Sometimes you're left with a corpse, however when we woke Sunday morning in a newly formed lake (even the new moat surrounding Phil and Pan's tent hadn't dissuaded the fat local possum) it was clear that the new day would be full of life and most splendid.  

The one thing we might have done better Sunday morning was to look at the map - then we might have understood just how far we had to travel for the long circuit around past lakes Ball and Adelaide. But then we might not have climbed the incredible couloir up to Solomon's Throne.

There are several awesome couloirs off the Walls, all of them skiable in a good snow year, and all now added to the bucket list.

Then back through the ancient pine forest to Dixon's, and down the Jaffa valley. There is no marked trail for this portion of the circuit, however it is easy to navigate along the wallaby trails. It was very pretty, and I wish we'd had time to drop a line into the very fishy creek.

After eventually linking up with the walking trail again on the shores of Lake Ball, we were rounding a corner when I heard a shout from Phil.

And there it was. 

Nothofagus Gunnii 

It was evident that we'd perhaps missed the best of the trees' turning by a week or so, however it was still a special moment. The leaves are fenestrated, like tiny butterflies, and the forest floor was littered like confetti. I explained to the kids that these trees have remained unchanged for millions of years, and are clear evidence of the continents once being joined. You can find them in the Andes, Southern Alps, and Antarctica. Like coming across a dinosaur in the forest, but not as scary.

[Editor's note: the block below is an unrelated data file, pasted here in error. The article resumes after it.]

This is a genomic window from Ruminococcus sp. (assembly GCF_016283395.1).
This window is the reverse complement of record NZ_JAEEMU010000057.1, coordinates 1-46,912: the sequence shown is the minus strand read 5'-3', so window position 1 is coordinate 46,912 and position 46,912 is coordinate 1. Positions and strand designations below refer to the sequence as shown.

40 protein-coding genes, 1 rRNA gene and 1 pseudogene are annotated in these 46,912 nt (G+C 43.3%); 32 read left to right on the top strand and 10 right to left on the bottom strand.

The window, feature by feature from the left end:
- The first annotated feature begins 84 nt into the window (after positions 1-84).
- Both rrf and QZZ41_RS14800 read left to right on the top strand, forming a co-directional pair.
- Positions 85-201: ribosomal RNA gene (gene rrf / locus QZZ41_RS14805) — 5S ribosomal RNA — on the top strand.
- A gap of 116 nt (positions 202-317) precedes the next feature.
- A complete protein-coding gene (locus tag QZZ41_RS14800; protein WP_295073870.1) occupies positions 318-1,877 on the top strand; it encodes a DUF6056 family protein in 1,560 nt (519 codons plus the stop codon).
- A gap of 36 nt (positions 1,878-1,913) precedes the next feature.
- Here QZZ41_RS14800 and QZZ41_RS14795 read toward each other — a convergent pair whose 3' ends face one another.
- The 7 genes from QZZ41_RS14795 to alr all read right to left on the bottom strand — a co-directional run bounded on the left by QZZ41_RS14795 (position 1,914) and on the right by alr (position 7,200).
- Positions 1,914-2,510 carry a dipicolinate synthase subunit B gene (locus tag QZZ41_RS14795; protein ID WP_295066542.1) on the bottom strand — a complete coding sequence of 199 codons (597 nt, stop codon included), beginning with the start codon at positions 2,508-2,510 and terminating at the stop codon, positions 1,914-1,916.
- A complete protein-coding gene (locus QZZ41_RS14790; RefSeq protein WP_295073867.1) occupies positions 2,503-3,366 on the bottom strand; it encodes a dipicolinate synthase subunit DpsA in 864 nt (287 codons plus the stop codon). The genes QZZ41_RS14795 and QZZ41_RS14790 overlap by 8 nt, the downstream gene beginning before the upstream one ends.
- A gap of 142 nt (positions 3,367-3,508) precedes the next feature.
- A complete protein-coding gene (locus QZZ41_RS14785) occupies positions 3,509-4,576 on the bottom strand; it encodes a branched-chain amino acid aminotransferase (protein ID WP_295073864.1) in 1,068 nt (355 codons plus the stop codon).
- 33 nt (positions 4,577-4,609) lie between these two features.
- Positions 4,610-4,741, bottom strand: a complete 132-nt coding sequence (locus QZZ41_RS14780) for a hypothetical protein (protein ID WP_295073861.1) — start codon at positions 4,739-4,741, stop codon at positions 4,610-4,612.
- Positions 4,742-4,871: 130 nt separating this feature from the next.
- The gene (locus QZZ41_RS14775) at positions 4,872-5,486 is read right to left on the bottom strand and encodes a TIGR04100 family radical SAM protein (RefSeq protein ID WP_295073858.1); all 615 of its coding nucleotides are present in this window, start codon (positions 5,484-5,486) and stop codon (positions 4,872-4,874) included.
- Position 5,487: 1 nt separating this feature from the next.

The trail along the north of Lake Ball was stupid-beautiful, reminding me a bit of the islands around the other Victoria, British Columbia.

And then other scenes like some Japanese Zen Garden, with only the backdrop of snow gums betraying the location as Australia. 

The rain had rendered the trails almost impassable in places for people with small legs. We had to break the no wet feet rule, then the no muddy pants rule. Phil ended up going in up to his waist.

This was Balti's first camping trip. Last year when we climbed Mt Anne he'd just turned four and was too little. I'd promised he could come this year now that he was (just!) five, but warned there'd be lots of walking. However I hadn't bargained on just how much - nearly 20 kilometres on the last day, much of it through water and mud. He just kept going, and I was pretty impressed. 

We had lunch besides a very picturesque Lake Adelaide, and only then did we look at the map and realise that we still had nearly 10 kilometres of walking ahead of us, which meant that Phil and Pandan would likely miss their flight back to Coolangatta unless they basically sprinted.

I gave Phil a hug and said my goodbyes. He took Charlotte to set him a good pace, and I set a slower pace with Luce and Balti.

Despite thrashing the hire car, they didn't make the airport but got another later flight.

And we were in plenty of time for the boat.

Despite a seven metre swell we slept like babies, and it was a thoroughly novel commute to work and school.